5 Cavendish s Experiment F = m 1 g = G m 1 m 2 / r 2 g = G m 2 / r 2 If we know big G, little g and r then will can find m 2 the mass of the Earth!!! Physics 207: Lecture 8, Pg 9 Example (noncontact) Consider the force on a satellite undergoing projectile motion 40 km above the surface of the earth: EARTH F B,E =  m B g F E,B = m B g F B,E =  m B g F E,B = m B g Compare: g = G m 2 / g = G m 2 / ( ) 2 g / g = / ( ) 2 / = 0.98 Physics 207: Lecture 8, Pg 10 Page 5
6 A conceptual question: A flying bird in a cage You have a bird in a cage that is resting on your upward turned palm. The cage is completely sealed to the outside (at least while we run the experiment!). The bird is initially sitting at rest on the perch. It decides it needs a bit of exercise and starts to fly. Question: How does the weight of the cage plus bird vary when the bird is flying up, when the bird is flying sideways, when the bird is flying down? Follow up question: So, what is holding the airplane up in the sky? Physics 207: Lecture 8, Pg 11 Static Friction with a bicycle wheel You are pedaling hard and the bicycle is speeding up. What is the direction of the frictional force? You are breaking and the bicycle is slowing down What is the direction of the frictional force? Physics 207: Lecture 8, Pg 12 Page 6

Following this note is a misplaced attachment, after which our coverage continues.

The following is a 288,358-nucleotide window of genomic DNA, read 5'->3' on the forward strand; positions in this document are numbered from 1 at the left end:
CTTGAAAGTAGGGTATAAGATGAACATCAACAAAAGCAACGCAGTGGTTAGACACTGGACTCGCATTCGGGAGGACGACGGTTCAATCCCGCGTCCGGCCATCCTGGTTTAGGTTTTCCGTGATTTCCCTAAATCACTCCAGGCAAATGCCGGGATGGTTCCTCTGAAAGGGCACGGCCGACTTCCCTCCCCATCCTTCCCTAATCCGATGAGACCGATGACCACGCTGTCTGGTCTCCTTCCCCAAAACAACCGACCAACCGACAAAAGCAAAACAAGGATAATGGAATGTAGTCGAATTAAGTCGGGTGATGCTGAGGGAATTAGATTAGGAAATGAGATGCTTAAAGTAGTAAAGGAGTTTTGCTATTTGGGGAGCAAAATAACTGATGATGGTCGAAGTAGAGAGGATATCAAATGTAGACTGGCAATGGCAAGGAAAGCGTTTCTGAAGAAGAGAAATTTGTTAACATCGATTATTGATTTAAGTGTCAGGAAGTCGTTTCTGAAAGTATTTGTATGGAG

7 Exercise Newton s Third Law A fly is deformed by hitting the windshield of a speeding bus. v The force exerted by the bus on the fly is, A. greater than B. equal to C. less than that exerted by the fly on the bus. Physics 207: Lecture 8, Pg 13 Exercise 2 Newton s Third Law Same scenario but now we examine the accelerations A fly is deformed by hitting the windshield of a speeding bus. v The magnitude of the acceleration, due to this collision, of the bus is A. greater than B. equal to C. less than that of the fly. Physics 207: Lecture 8, Pg 14 Page 7
8 Exercise 3 Newton s 3rd Law Two blocks are being pushed by a finger on a horizontal frictionless floor. How many actionreaction force pairs are present in this exercise? a b A. 2 B. 4 C. 6 D. Something else Physics 207: Lecture 8, Pg 15 Force pairs on an Inclined plane Forces on the block Normal means perpendicular Normal Force f Friction Force mg sin θ mg cos θ θ y θ θ x Block weight is mg Physics 207: Lecture 8, Pg 16 Page 8
9 Force pairs on an Inclined plane Forces on the block (equilibrium case) Normal Force f= µn Friction Force Forces on the plane θ y x Physics 207: Lecture 8, Pg 17 Force pairs on an Inclined plane Forces on the block (non equilibrium case) Friction Force f Normal Force Forces on the plane θ y x Physics 207: Lecture 8, Pg 18 Page 9